Juice Loop is a new company in Quebec that is taking food waste and turning it into juice and other products. This was isn’t what’s left on a plate from a restaurant, instead it comes from the supply chain inefficiencies present in how grocery stores run their operations. It’s a classic story of entrepreneurs seeing an opportunity to solve a problem, except these entrepreneurs want to make the world better while making money. They opened in the province of Quebec last year and have already cracked into the Ontario market.
In the food supply industry, the business model is partly based on speculation about the level of demand from groceries and anticipated sales, said Poitras-Saulnier. For example, a supplier could request 25 containers of fruit, but then fail to sell all of them, she explained.
“Sometimes they sell less — they could sell 20 containers. So there would be five left over the next week that are starting to get more ripe and almost ready to be eaten, which means that they wouldn’t last long enough in the distribution cycle and wind up being trashed.”
Juice Loop anticipates reusing 300 tons of fruits and vegetables by the end of this year and 525 tons in 2018. Its operations are designed to take care of all of the waste — even the leftover fruit pulp is reused to make organic pet food.
Thanks to Delaney!
Parents always tell their kids to eat more fruits and veggies, as adults we should do the same. A recent study has found that adding two extra servings of fruits or vegetables to your daily diet can improve your wellbeing in just two weeks. This is an easy way to improve your mood while also improving your health. Try setting an alert on your phone to remind you to eat that extra apple a day.
The researchers found that participants who personally received extra fruits and vegetables consumed the most of these products over the 2 weeks, at 3.7 servings daily, and it was this group that experienced improvements in psychological well-being. In particular, these participants demonstrated improvements in vitality, motivation, and flourishing.
This is the first study to show that providing high-quality FV to young adults can result in short-term improvements in vitality, flourishing, and motivation. Findings provide initial validation of a causal relationship between FV and well-being, suggesting that large-scale intervention studies are warranted.”
Just because it’s not good looking doesn’t mean it tastes bad. Growers take their odd-looking fruit and usually sell it to juice, soup, or canneries instead of grocery store. One grocery store chain in France decided to take the produce usually rejected by consumers and make something fun out of it. This marketing synopsis covers what they did:
Intermarché launched the Inglorious Fruits&Vegetables, a film, print, poster and radio campaign, celebrating the beauty of the Grotesque Apple, the Ridiculous Potato, the Hideous Orange, the Failed Lemon, the Disfigured Eggplant, the Ugly Carrot, and the Unfortunate Clementine.
Now you can eat five a day inglorious fruits and vegetables.
As good, but 30% cheaper. The inglorious Fruits&Vegetables, a glorious fight against food waste.
We all know that fruits and vegetables are good for us – but did you know that at any age you can reduce your risk of death by 42%? According to some fresh research eating seven portions of fruit or veggies per day can provide massive health benefits, indeed with every serving increase you can reduce your risk of death by 17%!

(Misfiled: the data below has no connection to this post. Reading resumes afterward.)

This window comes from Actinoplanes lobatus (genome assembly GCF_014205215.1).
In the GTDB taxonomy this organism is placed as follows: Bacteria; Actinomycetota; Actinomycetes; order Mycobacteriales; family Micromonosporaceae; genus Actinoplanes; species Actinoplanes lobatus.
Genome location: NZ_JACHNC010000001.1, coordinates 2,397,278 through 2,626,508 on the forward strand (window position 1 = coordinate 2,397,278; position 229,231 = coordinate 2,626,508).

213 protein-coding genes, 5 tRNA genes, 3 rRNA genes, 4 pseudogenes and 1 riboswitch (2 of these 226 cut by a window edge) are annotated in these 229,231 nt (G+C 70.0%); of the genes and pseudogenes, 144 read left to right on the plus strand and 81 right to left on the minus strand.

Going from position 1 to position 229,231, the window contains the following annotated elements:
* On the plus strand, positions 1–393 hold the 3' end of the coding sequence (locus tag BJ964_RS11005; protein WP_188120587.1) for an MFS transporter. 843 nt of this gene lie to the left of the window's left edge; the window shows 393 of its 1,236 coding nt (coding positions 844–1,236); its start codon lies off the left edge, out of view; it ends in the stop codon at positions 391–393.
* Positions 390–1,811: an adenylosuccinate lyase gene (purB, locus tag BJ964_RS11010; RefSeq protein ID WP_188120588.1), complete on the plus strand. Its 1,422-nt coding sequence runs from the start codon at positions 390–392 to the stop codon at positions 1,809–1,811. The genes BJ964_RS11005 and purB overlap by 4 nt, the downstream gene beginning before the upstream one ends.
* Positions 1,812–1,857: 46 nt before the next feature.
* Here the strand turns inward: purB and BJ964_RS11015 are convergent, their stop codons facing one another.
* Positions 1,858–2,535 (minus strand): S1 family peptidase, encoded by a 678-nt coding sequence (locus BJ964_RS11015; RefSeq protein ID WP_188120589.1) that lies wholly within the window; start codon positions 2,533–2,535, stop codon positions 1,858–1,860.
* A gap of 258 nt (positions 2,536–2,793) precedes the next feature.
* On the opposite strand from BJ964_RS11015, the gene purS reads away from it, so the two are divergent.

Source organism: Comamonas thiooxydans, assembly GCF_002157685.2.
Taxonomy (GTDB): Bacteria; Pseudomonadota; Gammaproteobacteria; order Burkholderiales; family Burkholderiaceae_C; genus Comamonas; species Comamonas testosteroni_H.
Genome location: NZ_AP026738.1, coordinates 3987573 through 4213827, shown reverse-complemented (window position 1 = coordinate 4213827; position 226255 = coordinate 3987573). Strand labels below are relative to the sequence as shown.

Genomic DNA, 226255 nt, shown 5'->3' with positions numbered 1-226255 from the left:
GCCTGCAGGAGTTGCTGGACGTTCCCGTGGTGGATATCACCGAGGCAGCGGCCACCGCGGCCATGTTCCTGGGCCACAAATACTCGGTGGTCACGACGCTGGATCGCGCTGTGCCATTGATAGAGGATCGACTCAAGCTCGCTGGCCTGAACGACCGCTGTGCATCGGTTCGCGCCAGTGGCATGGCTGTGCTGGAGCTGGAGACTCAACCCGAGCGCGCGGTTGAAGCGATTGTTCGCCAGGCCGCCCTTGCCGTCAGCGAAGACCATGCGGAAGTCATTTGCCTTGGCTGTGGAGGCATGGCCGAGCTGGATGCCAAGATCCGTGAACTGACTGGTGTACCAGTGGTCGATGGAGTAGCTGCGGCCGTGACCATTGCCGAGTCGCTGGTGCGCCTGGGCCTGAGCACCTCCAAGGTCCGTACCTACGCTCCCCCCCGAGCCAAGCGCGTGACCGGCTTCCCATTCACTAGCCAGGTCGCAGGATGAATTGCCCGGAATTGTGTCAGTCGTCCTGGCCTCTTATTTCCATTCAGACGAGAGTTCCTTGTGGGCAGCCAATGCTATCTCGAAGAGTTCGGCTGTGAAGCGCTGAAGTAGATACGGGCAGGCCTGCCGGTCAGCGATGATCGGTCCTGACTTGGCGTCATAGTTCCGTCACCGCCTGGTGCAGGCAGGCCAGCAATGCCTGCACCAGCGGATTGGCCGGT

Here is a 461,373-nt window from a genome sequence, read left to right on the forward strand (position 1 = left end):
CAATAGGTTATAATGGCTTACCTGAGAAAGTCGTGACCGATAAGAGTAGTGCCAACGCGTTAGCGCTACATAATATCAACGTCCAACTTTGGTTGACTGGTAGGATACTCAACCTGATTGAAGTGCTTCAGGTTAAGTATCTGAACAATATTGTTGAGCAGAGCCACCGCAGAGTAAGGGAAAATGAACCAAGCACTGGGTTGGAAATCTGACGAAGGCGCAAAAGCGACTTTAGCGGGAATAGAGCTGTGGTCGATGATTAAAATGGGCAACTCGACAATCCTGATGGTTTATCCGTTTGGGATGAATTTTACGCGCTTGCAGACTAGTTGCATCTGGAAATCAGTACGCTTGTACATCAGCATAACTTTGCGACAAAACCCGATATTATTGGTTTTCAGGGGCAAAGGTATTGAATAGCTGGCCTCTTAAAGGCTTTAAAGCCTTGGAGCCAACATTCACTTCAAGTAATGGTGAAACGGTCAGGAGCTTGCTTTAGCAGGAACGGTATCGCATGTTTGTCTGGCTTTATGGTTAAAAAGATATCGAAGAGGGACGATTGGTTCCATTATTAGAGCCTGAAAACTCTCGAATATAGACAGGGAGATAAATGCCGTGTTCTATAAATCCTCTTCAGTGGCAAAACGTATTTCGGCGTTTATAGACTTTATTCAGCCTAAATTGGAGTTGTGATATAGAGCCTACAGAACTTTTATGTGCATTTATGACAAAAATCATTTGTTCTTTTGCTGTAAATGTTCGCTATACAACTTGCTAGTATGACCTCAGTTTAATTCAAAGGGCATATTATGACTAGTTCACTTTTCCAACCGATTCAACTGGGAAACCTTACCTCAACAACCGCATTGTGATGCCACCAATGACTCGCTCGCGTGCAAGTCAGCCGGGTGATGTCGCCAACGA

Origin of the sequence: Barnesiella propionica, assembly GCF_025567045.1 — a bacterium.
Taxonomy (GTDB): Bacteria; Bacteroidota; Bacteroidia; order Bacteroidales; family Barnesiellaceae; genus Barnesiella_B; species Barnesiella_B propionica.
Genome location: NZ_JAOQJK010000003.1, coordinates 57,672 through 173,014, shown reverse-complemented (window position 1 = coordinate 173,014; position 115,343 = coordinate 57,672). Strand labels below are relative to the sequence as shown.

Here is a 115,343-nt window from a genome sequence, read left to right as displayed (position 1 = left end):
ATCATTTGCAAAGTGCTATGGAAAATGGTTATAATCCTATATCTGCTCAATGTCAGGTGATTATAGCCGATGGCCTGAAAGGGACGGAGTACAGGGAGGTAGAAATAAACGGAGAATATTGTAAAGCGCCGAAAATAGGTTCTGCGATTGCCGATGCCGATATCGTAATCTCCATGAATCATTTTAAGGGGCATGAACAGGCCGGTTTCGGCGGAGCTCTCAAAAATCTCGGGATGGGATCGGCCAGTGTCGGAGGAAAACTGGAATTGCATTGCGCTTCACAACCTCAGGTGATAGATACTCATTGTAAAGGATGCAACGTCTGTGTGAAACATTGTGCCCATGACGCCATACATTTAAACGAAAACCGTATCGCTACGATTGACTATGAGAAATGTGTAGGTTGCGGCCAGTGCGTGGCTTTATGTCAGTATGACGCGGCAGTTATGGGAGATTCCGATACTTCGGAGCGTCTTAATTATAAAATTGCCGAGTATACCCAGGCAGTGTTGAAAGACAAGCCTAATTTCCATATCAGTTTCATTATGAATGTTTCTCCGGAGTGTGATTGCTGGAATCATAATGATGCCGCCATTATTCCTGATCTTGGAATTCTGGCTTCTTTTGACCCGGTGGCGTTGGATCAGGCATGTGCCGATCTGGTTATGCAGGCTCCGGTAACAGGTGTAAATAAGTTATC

Compared to eating less than one portion of fruit and vegetables, the risk of death by any cause is reduced by 14% by eating one to three portions, 29% for three to five portions, 36% for five to seven portions and 42% for seven or more. These figures are adjusted for sex, age, cigarette smoking, social class, Body Mass Index, education, physical activity and alcohol intake, and exclude deaths within a year of the food survey.
The study, published in the Journal of Epidemiology & Community Health, found that fresh vegetables had the strongest protective effect, with each daily portion reducing overall risk of death by 16%. Salad contributed to a 13% risk reduction per portion, and each portion of fresh fruit was associated with a smaller but still significant 4% reduction.
Now to go to the local grocer!
Read more here.
Read the research paper here.
Meat eaters are really good at denying the intelligence of other living beings according to a new study. When people were told to eat fruit their assessment of an animal’s intelligence was higher, with meat eating people they denied that the animal could be intelligent.
In a study that excluded vegetarians, psychologist Brock Bastian of the University of Queensland in Australia and his colleagues first asked participants to commit to eating either meat slices or apple wedges. Before eating, everyone wrote an essay describing the full life cycle of a butchered animal and then rated the mental faculties of a cow or a sheep. Participants who knew that they would have to eat meat later in the study made much more conservative assessments of the animal mind, on average, denying that it could think and feel enough to suffer. The study was published last October in Personality and Social Psychology Bulletin.
“People engage in the denial of mind in animals to allow them to engage in the behavior of eating animals with less negative effect,” Bastian says. The researchers argue that although humans have the ability to imagine themselves in someone else’s shoes—or hooves—doing so is not always helpful. People living in carnivorous cultures may have developed this strategy of denial to better align their morals with their traditions so they may continue to consume meat without being consumed by guilt.
Read some more here.